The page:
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Das Boot (1982, Jurgen Prochnow, Herbert Gronemeyer)



Das Boot ranks alongside All Quiet On The Western Front and The Big Red One as one of the handful of great anti-war films. The plot is simple, following the mission of one German U-Boat from its departure from La Rochelle. Captained by Jurgen Prochnow, a war veteran despite being in his early 30s, and crewed by men barely teenagers, Petersen adds in Lieutenant Werner (Herbert Gronemeyer) as a war correspondent who becomes the audience’s eyes and ears, allowing the crew to set and describe scenes that would otherwise be baffling.

After a last night of revels, U-96 slips into the Atlantic searching for the convoys heading to Britain from America. After escaping the attentions of a prowling battleship which shows the claustrophobic horrors of being in a submarine under depth charge attack, the boat tracks down a convoy and sinks three ships. Returning to finish off an oil tanker, the officers are horrified that the British crew haven’t been evacuated – they cannot take prisoners and must leave fellow seamen to drown or burn.

Once again hunted by escorting destroyers, they survive another hellish attack by depth charges and set course for home. Only to receive new orders – to restock in the ‘neutral’ Spanish port of Vigo and then proceed to La Spezia in the Mediterranean – which can only be reached through the British controlled Straits of Gibraltar. Can the wily, experienced captain see his boat and crew through the jaws of hell?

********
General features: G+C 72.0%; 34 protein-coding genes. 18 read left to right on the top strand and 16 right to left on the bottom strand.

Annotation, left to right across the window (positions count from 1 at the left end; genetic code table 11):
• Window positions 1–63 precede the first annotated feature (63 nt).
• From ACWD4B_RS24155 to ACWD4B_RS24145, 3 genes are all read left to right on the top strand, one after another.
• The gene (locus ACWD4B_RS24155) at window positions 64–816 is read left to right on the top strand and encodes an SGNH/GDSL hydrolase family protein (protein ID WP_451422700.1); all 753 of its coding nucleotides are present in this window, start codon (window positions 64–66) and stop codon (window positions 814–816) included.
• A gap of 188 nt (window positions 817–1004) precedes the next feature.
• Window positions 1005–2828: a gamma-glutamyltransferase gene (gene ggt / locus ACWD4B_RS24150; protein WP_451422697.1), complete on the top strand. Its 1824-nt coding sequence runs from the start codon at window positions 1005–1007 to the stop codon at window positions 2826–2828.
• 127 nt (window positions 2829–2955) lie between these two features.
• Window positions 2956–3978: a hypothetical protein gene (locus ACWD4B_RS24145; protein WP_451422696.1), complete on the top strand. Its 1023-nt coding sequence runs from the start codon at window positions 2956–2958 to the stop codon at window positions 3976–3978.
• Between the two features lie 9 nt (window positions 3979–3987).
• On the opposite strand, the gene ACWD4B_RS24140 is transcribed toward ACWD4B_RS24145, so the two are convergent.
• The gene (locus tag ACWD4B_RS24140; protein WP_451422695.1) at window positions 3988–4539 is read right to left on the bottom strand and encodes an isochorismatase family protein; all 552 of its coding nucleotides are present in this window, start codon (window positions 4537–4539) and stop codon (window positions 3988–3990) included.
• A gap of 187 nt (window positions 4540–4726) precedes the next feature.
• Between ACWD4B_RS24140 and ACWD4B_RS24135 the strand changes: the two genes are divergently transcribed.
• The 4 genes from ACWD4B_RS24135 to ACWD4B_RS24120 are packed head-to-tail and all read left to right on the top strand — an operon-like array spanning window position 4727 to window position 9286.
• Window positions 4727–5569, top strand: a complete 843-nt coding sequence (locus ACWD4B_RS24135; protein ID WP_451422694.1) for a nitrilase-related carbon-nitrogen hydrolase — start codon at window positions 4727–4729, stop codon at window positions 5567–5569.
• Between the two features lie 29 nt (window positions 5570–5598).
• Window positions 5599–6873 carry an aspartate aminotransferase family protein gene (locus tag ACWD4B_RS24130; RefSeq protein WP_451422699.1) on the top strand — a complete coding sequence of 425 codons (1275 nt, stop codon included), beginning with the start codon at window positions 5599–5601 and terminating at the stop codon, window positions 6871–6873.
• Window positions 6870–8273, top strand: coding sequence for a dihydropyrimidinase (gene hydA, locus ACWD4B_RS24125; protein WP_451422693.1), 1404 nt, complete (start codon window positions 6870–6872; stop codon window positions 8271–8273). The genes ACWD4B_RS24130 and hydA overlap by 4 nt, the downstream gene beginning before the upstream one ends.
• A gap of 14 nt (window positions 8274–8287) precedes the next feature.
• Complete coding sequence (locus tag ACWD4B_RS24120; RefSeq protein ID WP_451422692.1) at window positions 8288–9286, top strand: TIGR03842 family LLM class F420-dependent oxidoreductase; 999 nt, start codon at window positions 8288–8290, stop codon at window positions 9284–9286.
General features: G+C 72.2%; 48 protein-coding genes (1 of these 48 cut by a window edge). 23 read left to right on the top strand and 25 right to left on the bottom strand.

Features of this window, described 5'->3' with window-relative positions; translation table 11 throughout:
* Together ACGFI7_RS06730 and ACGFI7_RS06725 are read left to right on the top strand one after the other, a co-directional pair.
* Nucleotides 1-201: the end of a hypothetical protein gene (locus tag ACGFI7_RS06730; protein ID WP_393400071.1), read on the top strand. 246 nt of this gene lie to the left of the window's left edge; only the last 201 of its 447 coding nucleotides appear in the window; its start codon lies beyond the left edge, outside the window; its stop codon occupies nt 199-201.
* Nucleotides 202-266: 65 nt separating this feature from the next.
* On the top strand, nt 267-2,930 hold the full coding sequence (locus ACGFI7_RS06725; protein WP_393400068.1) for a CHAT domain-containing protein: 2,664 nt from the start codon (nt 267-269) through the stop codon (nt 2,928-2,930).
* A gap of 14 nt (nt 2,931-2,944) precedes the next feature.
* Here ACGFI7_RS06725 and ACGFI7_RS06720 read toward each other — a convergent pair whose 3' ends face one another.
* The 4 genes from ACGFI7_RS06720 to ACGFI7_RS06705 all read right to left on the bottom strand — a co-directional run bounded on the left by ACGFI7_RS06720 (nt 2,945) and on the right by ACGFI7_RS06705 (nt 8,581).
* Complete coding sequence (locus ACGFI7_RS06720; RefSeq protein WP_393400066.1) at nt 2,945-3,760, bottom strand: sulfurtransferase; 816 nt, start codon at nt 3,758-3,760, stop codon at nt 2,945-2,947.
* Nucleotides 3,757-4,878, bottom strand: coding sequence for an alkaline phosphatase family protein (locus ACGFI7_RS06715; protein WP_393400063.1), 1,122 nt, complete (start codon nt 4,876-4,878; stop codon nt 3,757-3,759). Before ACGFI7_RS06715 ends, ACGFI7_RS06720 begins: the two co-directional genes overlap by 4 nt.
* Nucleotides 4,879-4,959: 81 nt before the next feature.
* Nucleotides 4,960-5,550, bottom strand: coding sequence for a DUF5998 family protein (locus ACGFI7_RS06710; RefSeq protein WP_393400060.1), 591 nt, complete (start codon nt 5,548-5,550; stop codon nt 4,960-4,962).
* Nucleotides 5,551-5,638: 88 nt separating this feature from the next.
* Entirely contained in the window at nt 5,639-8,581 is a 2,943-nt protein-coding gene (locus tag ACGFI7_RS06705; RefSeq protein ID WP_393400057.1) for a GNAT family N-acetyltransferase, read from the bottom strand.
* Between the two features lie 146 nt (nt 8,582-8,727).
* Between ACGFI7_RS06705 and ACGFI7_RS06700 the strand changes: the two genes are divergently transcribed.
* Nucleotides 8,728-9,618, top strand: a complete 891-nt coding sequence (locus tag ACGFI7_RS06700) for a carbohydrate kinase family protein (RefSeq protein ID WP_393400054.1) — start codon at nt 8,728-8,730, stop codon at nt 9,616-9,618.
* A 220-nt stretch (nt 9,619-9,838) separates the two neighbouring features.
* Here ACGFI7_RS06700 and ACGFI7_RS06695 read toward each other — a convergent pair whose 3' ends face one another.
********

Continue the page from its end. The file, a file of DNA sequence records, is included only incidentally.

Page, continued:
Petersen wisely concentrates on a handful of characters and refuses to make them Nazis apart from the Number One (Hubertus Bengsch), who is mildly ridiculed but accepted for his skills. ‘The film is not about Germans or Americans or the English, it’s about people. It’s a journey into madness that the audience should go through to know what war is all about,’ Petersen said. And he succeeds – the terror of the depth charge attacks, the rushing of the crew through the cramped boat from bow to stern to trim it, the tense quiet while circling destroyers begin their search-and-destroy mission, the prosaically practical attack on the convoy – all convey the reality of war, from the boredom of days of inaction to the fear of sudden death.

Bucheim’s novel was based on his wartime experience as a correspondent on a U-boat and the adaptation is faithful, as is the set – most of the $15m was spent on a replica of the boat, built by the original builders, their first such assignment since the war ended. Such attention to details, the superb playing of the ensemble cast who Petersen shows going out boys and swiftly becoming grizzled veterans, and the tense, driving plot were rewarded with six Oscar nominations. Petersen went on to Hollywood, returning to the sea for The Perfect Storm while Prochnow mixed Hollywood with his established film career in Germany; he is probably best known here for The English Patient and Airforce One , where he re-united with Petersen.

production details
West Germany | 150 minutes | 1981

Director: Wolfgang Petersen
Writer: Wolfgang Petersen based on Luthar G Bucheim’s novel

Jürgen Prochnow as Kapitän-Leutnant Heinrich Lehmann-Willenbrock
Herbert Grönemeyer as Leutnant Werner
Klaus Wennemann as Der Leitende/Fritz Grade
Hubertus Bengsch as 1WO
Martin Semmelrogge as 2WO
Bernd Tauber as Kriechbaum/Navigator
Erwin Leder as Johann
Martin May as Ullmann
Heinz Hoenig as Hinrich
Uwe Ochsenknecht as Bosun
Claude-Oliver Rudolph as Ario
Jan Fedder as Pilgrim
Ralf Richter as Frenssen
Otto Sander as Phillip Thomsen
Sky du Mont as Leutnant Müller
Joachim Bernhard as Preacher
Oliver Stritzel as Schwalle
Konrad Becker as Bockstiegel
Lutz Schnell as Dufte
Rita Cadillac as Monique
Günter Lamprecht as Captain of the ‘Weser’
Jean-Claude Hoffmann as Benjamin
Arno Kral as Hagen
Helmut Neumeier as Schmutt
Wilhelm Pietsch as Franz
Dirk Salomon as Markus
Ulrich Günther as Erster WO Merkel (uncredited)
Maryline Moulard as Françoise (uncredited)
Edwige Pierre as Nadine (uncredited)